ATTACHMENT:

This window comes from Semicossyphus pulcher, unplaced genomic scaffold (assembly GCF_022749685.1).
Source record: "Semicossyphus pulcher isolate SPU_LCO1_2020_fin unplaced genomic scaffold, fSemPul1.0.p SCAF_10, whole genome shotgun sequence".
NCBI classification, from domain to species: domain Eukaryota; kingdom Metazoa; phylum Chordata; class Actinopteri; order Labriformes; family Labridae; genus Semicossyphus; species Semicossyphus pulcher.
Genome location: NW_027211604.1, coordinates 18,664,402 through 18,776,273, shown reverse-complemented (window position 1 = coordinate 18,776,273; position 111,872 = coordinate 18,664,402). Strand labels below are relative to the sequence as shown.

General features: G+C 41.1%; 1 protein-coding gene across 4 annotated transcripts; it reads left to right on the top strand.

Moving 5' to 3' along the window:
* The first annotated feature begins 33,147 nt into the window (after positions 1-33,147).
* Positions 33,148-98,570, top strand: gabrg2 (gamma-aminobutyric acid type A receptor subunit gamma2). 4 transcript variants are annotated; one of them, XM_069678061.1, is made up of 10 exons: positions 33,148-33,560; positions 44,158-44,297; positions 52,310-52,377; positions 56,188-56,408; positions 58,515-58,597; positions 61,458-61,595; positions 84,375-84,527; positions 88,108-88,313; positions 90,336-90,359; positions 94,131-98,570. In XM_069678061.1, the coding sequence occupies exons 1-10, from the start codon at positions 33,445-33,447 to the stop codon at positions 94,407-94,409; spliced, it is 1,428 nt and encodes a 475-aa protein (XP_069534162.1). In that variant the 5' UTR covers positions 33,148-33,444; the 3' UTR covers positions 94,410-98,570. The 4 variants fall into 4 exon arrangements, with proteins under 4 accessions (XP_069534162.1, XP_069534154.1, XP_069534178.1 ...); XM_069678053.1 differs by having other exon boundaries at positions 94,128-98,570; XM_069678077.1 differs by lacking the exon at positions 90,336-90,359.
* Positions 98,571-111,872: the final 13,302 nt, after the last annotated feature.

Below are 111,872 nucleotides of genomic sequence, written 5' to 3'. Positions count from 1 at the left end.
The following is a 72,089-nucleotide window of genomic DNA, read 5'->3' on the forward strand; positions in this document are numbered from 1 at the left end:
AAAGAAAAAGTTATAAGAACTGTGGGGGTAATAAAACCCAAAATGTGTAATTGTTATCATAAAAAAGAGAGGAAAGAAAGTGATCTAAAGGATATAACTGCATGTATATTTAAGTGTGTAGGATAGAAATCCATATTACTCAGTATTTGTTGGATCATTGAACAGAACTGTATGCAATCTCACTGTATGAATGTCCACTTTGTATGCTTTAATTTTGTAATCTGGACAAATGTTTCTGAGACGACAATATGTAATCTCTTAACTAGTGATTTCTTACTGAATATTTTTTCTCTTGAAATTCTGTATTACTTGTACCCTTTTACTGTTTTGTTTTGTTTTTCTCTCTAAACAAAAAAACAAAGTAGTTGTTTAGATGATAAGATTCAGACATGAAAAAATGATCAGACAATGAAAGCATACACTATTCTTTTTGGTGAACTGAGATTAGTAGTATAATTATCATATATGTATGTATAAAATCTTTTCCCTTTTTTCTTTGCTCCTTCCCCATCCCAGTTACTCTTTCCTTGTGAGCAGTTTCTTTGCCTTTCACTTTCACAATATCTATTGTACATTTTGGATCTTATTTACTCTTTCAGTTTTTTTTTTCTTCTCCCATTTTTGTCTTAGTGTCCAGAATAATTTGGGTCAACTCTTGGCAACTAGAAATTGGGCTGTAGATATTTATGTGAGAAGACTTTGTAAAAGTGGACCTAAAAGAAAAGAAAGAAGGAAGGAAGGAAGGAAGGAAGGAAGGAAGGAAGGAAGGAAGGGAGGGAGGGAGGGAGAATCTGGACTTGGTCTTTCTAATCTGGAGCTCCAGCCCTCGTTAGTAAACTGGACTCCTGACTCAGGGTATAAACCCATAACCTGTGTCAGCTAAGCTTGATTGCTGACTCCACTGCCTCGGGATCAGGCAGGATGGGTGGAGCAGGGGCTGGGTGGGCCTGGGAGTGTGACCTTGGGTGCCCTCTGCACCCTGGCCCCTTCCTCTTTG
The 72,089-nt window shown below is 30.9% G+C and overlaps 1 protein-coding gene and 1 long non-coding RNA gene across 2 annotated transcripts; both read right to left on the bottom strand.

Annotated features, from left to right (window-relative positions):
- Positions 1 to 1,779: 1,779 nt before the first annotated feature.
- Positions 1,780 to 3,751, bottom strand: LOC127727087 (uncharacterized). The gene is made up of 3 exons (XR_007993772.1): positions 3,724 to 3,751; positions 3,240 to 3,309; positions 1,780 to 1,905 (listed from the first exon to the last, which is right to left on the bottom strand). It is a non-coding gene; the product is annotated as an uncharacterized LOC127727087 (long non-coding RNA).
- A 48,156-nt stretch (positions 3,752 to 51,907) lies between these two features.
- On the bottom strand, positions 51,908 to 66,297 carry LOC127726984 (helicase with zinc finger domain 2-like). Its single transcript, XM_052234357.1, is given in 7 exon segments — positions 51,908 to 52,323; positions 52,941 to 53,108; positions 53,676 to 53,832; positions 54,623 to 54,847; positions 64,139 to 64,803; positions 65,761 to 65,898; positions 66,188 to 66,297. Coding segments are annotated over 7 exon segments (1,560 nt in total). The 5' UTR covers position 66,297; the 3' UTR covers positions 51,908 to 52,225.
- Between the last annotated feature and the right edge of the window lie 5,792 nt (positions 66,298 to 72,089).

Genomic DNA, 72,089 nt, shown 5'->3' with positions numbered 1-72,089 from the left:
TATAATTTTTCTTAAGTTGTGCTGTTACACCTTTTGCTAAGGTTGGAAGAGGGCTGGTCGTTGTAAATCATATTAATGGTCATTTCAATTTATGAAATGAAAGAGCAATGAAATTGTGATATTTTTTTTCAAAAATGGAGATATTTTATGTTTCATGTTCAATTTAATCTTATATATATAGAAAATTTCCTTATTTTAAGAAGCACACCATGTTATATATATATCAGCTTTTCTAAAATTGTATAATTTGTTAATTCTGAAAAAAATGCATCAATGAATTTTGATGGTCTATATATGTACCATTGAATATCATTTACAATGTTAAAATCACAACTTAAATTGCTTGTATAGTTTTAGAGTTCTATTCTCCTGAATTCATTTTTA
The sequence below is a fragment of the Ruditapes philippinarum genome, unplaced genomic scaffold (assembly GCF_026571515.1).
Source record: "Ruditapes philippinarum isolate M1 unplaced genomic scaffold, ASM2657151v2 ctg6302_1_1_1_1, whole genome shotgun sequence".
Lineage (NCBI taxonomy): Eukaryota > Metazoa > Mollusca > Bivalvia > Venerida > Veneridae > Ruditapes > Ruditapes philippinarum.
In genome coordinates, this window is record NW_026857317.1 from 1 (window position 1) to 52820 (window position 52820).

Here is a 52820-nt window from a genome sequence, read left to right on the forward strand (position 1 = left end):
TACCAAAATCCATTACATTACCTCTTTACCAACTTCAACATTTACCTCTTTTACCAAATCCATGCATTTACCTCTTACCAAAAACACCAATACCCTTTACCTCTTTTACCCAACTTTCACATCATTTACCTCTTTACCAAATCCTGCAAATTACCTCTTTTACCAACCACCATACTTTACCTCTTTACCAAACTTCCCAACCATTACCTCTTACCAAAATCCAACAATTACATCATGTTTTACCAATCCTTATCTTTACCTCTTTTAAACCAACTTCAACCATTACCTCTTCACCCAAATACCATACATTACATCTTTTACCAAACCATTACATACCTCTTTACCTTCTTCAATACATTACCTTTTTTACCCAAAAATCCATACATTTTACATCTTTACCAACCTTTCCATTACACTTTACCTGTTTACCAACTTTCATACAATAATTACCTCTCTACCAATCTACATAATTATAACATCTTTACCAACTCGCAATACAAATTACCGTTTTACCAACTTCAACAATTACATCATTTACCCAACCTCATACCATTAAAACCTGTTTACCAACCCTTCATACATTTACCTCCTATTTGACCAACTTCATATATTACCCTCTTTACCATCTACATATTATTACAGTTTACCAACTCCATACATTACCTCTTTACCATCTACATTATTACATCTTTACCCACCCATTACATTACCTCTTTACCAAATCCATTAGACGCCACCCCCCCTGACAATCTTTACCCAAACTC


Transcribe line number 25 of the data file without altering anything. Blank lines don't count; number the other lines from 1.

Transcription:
In genome coordinates, this window is record NW_026857317.1 from 1 (window position 1) to 52820 (window position 52820).